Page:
The large-scale institution mentioned in this article managed to pump up housing 20% in one year. Surely you would admit that hurts the ordinary people that actually live around that area and want to buy a home. It will also be interesting to see what a large single player does to rental inflation.

        There’s also the moral issue here. The people that had their wealth wiped out are now being turned into serfs by the very cohort responsible for bankrupting many of them in the first place. This is vampire capitalism and should churn the stomach of any person.

        • There is this to be said: in Atlanta, the house price median multiple has crashed to 2.1 from 3.3

          So pumping up prices in that market by 20% is not the same as pumping up prices in Sydney right now at a median multiple of around 8.

          It seems to me that this institutional investor is concentrating on buying up property in truly “crashed” local markets. Also, these markets are “housing supply elastic” markets, so that the median multiples are unlikely to go back to much higher than 3.

          There is a huge difference between this, and an institutional investor doing the same in an already-unaffordable city. In fact institutional investors are tending to shy away from investing in already-unaffordable cities, whether in the US or Australia and NZ.

      • Theoretically, in a free market, ordinary people should not be hurt by large-scale institutional involvement in housing rental

        I disagree. The rental business simply does not scale up. You do not want to call a call centre when your heater goes up in flames as you are having a shower (not even if said call centre is located onshore and not in India ;).. though that is the next step in cost cutting) You would want immediate remedy and deal with a local human being (aka property manager).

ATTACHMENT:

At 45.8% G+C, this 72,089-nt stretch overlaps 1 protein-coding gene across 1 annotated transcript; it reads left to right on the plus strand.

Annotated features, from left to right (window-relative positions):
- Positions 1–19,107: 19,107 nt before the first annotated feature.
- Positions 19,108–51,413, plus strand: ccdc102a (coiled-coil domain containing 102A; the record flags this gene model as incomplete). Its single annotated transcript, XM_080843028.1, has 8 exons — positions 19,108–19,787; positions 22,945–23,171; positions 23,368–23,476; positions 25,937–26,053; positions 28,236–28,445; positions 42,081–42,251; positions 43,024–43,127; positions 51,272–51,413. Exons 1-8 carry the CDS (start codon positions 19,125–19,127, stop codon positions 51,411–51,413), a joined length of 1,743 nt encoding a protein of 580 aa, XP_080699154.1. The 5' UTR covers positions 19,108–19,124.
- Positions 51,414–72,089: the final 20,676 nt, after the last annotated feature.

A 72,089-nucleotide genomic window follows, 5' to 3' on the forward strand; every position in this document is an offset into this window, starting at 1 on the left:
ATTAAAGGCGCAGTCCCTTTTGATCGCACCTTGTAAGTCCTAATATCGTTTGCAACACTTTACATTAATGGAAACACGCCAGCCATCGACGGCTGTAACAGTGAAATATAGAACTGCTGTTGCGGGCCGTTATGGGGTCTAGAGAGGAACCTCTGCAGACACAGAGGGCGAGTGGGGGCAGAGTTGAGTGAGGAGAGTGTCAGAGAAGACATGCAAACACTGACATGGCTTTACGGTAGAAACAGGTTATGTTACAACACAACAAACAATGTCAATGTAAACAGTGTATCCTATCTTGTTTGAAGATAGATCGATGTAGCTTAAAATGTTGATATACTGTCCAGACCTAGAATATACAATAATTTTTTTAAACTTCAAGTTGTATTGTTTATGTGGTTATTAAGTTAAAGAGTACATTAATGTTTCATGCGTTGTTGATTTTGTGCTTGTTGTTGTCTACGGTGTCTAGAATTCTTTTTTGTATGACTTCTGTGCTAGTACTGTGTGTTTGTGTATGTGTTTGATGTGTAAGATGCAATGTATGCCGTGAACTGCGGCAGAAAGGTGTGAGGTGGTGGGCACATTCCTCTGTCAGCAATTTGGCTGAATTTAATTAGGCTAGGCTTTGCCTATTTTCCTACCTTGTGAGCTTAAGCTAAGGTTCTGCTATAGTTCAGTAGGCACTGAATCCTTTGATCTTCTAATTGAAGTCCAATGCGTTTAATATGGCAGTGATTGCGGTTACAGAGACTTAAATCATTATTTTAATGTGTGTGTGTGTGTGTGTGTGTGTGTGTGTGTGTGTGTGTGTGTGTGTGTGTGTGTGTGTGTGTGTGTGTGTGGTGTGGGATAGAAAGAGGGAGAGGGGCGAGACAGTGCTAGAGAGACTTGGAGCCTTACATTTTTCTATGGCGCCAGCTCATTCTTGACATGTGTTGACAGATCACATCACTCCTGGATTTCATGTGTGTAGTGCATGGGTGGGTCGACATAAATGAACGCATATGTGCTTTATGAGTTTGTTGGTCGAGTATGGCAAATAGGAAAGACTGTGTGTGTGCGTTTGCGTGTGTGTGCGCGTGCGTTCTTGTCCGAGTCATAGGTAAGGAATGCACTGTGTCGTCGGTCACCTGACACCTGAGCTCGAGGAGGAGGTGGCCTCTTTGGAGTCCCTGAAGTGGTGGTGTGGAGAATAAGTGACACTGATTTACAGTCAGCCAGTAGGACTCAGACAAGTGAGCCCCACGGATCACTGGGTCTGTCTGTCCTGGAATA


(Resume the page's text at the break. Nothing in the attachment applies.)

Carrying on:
Note to self: if migrating to US, never ever rent from Colony , Invitation Homes (Blackstone) and American Homes 4 Rent.

        • This should not be a problem in housing-supply-elastic cities. It will not cause unaffordability and will ultimately find its own balance. The underlying problems we are constantly discussing here relate to severely inelastic-housing-supply cities in this part of the world, and this colours our perceptions of the rest of the world, sometimes misleadingly.

  3. Ugly indeed. But there doesn’t appear to be any social backlash against the financialisation and feudalism of housing so it can only be assumed that this is what voters want.

    • I’m sorry to say this – but not many of the new western worlds have any experience in revolutionary uprisings. The old western world does – good old Europe has seen its share of revolutions, but none of those would happen in the new world. They’re just too… too widespread, too hard to concentrate the anger, too many distractions for the potential participants to an uprising.

      They will need to find another way to instigate change – because a revolution or even a revolt is not possible in their conditions.

  4. The problem now is that more people are satisfied by economic health gauges such as the S&P 500 that have zombie economy baked in. Keynesian Democrats in an effort to demonstrate how wonderfully this crisis has been handled by the administration are waltzing us into Buffett’s “sharecropper economy”.

    Substitute negative gearers for US private equity and we’ve got essentially the same thing. Maybe the US will introduce negative gearing!

  5. Of course the great enabler of this outrageous shakedown has been the policy response, particularly monetary, by govt and central banks around the globe.

    All that easy money and TBTF protection of the incompetent has simply armed the miscreants that drove the GFC on to bigger and badder scams.

    What we are seeing in the Sydney property market is just a piss weak variant of the same.

    Governor Glenn has forced those who save to underwrite with cheap money the activities of speculators and the affluent.